Distribution of relief is being hampered by low literacy levels and a lockdown as religious minorities are denied help
Archbishop Joseph Arshad of Islamabad-Rawalpindi distributes relief packages with Caritas Pakistan staff at St. Joseph Catholic Cathedral in Rawalpindi on April 7. (Photo: Kamran Sattar)
Danish Masih has been struggling to register for an emergency cash transfer program since losing his job during the coronavirus pandemic.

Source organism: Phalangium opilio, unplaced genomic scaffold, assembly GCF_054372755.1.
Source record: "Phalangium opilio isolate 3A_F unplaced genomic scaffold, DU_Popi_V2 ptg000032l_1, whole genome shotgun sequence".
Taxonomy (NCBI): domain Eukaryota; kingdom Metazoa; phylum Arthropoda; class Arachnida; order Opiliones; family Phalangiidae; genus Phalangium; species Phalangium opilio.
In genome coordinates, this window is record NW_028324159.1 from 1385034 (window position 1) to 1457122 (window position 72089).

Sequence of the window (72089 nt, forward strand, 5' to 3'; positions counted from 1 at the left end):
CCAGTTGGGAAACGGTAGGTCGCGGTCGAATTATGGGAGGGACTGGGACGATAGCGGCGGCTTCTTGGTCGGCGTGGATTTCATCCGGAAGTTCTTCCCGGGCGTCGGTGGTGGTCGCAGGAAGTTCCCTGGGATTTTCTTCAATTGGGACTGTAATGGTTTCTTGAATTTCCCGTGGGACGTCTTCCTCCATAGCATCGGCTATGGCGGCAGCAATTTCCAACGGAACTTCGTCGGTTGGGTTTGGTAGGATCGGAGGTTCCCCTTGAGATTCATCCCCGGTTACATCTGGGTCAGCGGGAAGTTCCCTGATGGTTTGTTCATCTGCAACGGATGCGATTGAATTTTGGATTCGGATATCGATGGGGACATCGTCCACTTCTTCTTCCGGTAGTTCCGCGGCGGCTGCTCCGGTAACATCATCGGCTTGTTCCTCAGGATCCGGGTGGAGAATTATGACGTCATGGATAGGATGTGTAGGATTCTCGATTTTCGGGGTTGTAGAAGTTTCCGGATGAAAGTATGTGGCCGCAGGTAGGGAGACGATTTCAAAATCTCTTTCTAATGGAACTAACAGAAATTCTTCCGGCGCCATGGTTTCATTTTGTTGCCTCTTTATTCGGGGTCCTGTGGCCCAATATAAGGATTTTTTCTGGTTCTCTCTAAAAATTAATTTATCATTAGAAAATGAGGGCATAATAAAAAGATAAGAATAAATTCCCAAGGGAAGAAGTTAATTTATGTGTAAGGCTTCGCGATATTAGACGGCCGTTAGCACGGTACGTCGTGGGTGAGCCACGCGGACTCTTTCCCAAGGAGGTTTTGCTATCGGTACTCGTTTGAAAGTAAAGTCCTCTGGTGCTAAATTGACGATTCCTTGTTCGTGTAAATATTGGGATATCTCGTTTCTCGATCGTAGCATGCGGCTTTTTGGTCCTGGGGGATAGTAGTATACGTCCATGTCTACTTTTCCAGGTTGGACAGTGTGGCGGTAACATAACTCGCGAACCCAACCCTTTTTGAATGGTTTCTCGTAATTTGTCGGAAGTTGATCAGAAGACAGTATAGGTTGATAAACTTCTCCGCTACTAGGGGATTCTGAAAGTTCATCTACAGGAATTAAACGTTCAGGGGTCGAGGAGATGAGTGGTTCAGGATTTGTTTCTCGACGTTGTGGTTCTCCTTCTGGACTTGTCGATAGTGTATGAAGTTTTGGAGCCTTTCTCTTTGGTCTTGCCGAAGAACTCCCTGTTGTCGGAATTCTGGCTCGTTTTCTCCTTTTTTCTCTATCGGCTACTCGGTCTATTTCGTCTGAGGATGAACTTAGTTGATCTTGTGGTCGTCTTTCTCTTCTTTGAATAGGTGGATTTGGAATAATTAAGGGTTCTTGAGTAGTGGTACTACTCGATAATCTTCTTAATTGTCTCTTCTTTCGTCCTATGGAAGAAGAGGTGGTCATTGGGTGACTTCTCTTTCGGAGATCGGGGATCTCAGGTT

Masih, 25, used to work at a book-binding store and earned 700 rupees (US$4.18) for taping 3,000 books every day. His store was closed after the Punjab government imposed a lockdown last month after a spike in cases in Pakistan's most populous province.
“The owners only called me once to hand over 500 rupees. They asked me to stay at home until work resumes. We are fed up with insults from the house owner asking for rent. God has stopped providing us,” he told UCA News.
His hopes were rekindled when the government launched the Ehsaas Emergency Cash program this month. The only problem is that he has to apply online to access the grant of 12,000 rupees. He does not own a computer or a smartphone.
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